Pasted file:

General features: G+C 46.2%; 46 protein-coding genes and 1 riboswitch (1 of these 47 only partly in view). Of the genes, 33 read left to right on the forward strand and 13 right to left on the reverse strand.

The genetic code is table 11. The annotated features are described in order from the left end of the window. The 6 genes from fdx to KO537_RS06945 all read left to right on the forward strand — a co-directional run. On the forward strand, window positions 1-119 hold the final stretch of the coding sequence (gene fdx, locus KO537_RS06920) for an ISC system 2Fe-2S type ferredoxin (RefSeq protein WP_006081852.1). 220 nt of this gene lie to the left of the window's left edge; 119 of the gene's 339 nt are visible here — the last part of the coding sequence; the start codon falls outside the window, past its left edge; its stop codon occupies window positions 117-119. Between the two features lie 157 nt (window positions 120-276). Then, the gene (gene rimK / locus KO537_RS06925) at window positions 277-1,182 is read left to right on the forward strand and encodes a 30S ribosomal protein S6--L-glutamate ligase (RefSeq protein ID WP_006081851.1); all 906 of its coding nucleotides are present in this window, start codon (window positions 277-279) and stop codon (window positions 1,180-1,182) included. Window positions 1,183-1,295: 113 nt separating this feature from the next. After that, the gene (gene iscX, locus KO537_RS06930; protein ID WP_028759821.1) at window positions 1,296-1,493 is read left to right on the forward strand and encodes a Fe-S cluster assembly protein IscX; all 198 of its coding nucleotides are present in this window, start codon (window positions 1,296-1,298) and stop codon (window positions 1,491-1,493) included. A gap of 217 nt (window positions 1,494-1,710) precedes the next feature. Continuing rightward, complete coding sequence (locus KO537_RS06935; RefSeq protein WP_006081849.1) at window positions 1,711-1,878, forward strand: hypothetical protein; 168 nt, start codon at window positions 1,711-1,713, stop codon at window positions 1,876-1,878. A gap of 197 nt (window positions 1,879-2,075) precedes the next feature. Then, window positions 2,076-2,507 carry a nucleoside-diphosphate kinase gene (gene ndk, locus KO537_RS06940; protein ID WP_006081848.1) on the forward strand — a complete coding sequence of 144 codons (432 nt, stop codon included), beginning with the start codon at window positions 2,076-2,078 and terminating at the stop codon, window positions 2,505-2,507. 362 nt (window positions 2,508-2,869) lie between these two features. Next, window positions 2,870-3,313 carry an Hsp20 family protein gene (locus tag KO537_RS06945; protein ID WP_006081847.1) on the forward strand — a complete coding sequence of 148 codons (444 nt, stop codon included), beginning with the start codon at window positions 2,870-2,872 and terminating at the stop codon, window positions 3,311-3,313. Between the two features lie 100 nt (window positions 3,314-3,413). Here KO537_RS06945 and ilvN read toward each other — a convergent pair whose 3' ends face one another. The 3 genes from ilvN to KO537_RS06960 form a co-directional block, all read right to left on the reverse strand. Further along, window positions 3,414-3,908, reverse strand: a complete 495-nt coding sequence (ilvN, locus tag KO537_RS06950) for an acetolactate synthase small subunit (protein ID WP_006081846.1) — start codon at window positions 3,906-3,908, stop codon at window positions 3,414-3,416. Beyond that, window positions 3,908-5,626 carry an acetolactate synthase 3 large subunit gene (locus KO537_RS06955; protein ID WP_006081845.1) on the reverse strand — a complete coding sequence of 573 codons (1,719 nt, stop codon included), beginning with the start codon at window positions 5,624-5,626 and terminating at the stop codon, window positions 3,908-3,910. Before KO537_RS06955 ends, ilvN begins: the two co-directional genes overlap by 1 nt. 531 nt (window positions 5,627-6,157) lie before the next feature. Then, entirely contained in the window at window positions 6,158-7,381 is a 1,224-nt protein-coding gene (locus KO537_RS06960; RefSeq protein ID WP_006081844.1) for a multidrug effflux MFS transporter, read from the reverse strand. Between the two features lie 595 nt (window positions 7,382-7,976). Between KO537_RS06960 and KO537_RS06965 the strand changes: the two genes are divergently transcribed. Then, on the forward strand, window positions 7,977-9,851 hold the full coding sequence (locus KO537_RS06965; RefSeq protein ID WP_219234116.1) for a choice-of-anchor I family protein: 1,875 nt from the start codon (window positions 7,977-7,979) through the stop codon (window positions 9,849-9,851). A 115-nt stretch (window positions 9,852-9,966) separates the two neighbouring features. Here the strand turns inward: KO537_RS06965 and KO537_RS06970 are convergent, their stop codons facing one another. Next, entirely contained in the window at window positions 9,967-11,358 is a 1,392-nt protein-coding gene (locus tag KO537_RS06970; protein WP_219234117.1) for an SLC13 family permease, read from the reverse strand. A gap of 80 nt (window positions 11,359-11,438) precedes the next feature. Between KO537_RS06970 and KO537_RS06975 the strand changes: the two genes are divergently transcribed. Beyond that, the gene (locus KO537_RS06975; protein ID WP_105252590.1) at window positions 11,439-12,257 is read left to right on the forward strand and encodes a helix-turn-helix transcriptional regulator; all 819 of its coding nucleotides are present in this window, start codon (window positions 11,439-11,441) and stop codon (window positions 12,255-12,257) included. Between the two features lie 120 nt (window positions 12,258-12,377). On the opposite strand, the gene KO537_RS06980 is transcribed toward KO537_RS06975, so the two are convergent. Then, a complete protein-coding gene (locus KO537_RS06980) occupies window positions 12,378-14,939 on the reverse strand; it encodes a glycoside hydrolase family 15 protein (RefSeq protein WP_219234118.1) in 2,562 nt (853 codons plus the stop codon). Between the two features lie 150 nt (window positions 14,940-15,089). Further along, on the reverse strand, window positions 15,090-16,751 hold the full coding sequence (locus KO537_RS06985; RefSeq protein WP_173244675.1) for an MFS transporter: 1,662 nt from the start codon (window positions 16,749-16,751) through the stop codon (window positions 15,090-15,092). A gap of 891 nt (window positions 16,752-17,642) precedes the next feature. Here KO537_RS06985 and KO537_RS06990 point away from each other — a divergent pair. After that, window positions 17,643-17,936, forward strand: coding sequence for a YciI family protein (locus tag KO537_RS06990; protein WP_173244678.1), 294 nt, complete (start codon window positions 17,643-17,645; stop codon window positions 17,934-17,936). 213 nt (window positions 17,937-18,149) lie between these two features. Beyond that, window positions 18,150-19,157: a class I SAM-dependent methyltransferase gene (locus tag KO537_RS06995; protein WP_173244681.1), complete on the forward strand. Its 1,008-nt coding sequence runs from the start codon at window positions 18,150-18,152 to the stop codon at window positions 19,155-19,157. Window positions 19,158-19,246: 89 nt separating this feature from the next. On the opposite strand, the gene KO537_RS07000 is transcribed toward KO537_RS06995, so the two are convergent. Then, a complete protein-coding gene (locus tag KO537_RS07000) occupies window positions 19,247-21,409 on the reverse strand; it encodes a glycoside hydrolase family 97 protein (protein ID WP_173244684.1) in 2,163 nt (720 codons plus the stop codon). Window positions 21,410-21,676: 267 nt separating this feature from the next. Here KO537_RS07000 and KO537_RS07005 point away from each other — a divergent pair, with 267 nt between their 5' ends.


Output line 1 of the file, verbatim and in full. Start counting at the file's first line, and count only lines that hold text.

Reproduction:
General features: G+C 46.2%; 46 protein-coding genes and 1 riboswitch (1 of these 47 only partly in view). Of the genes, 33 read left to right on the forward strand and 13 right to left on the reverse strand.